Staff Editorial: Low participation mars sexual assault forum

Grinnell hosted Title IX compliance consultants Tuesday and Wednesday this week, with two forums on Tuesday devoted to preventing and responding to sexual misconduct. The consultants were impressed with Grinnell’s student involvement in the issue as well as our administration’s efforts to improve our campus policies and student safety. They provided sobering statistics about sexual assault on college campuses and helped to dispel myths surrounding the topic. The consultants were personable, engaging and very experienced. Attendance by RLCs and Student Affairs’ staff showed their commitment to supporting students and continuing the conversation about sexual assault.
However, high-level members of the College administration were missing from the audience. There was almost no advertising for the forum and informational emails were sent last minute. The forum was not so much a participatory, open discussion as it was a two hour slideshow—students were not given the opportunity to express their experiences or points of view. Although the consultants viewed any student involvement as positive, attendance was embarrassingly low from our perspective. Additionally, the audience was not representative of the Grinnell student body.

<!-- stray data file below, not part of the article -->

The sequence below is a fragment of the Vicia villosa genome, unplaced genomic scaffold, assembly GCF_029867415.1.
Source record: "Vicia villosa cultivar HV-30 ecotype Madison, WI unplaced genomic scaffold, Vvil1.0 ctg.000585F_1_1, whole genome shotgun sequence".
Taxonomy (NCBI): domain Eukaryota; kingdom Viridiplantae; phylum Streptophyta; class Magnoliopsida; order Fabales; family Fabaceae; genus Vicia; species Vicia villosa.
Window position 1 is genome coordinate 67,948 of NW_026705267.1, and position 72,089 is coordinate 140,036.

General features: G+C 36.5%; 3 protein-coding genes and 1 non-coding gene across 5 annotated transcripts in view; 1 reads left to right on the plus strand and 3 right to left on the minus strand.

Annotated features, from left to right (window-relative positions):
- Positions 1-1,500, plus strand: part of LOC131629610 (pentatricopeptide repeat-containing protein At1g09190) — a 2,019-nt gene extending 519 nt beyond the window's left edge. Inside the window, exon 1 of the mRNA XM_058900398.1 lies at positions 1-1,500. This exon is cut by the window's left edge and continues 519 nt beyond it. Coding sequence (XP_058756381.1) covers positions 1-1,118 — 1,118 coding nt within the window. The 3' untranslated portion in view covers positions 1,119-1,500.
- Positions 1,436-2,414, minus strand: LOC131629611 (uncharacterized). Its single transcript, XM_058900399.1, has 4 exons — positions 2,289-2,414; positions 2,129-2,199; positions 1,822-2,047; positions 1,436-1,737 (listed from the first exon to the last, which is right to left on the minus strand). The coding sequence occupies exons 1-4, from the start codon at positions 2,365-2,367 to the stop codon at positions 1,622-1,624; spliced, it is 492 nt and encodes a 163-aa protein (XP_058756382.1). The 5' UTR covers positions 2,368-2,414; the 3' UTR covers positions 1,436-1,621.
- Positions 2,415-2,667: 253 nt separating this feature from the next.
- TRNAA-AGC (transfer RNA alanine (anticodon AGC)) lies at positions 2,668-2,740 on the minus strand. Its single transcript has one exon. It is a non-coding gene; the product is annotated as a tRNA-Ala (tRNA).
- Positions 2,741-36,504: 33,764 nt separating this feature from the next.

Sexual assault is not an individual issue; it’s an issue that affects our whole community. President Kington addressed the campus via email May 16, saying that “sexual assault harms people we care about. It undermines trust. It fuels hurt and anger. An attack on any one of us is an attack on all. We need to defy this deep insult by working together, with integrity, to protect our community.” As a campus, we need to voice our support for victim/survivors of sexual assault and work together to prevent occurrences of sexual assault. Sexual assault creates divisions; people take sides. Lines are drawn and fingers are pointed. It erodes our campus community and can perpetuate stereotypes.
To repair and strengthen our community, all of us need to participate in the conversation surrounding sexual assault. Show up to forums, email President Kington or the Title IX consultants or talk to SGA. Support victim/survivors you may know and work to be an active bystander in social situations. Educate yourself about sexual assault and consent in order to dispel myths or misconceptions you or others may possess. Do not demonize fellow students—one individual’s actions should not tar an entire group. We must work to bridge the gap between different social groups on campus in order to stand united on the issue of sexual assault.
The S&B wants to continue this conversation. We encourage you to write in with stories, letters, comments, or opinions. Given the sensitive nature of the topic, we will publish stories anonymously if contributed by victim/survivors or those accused.


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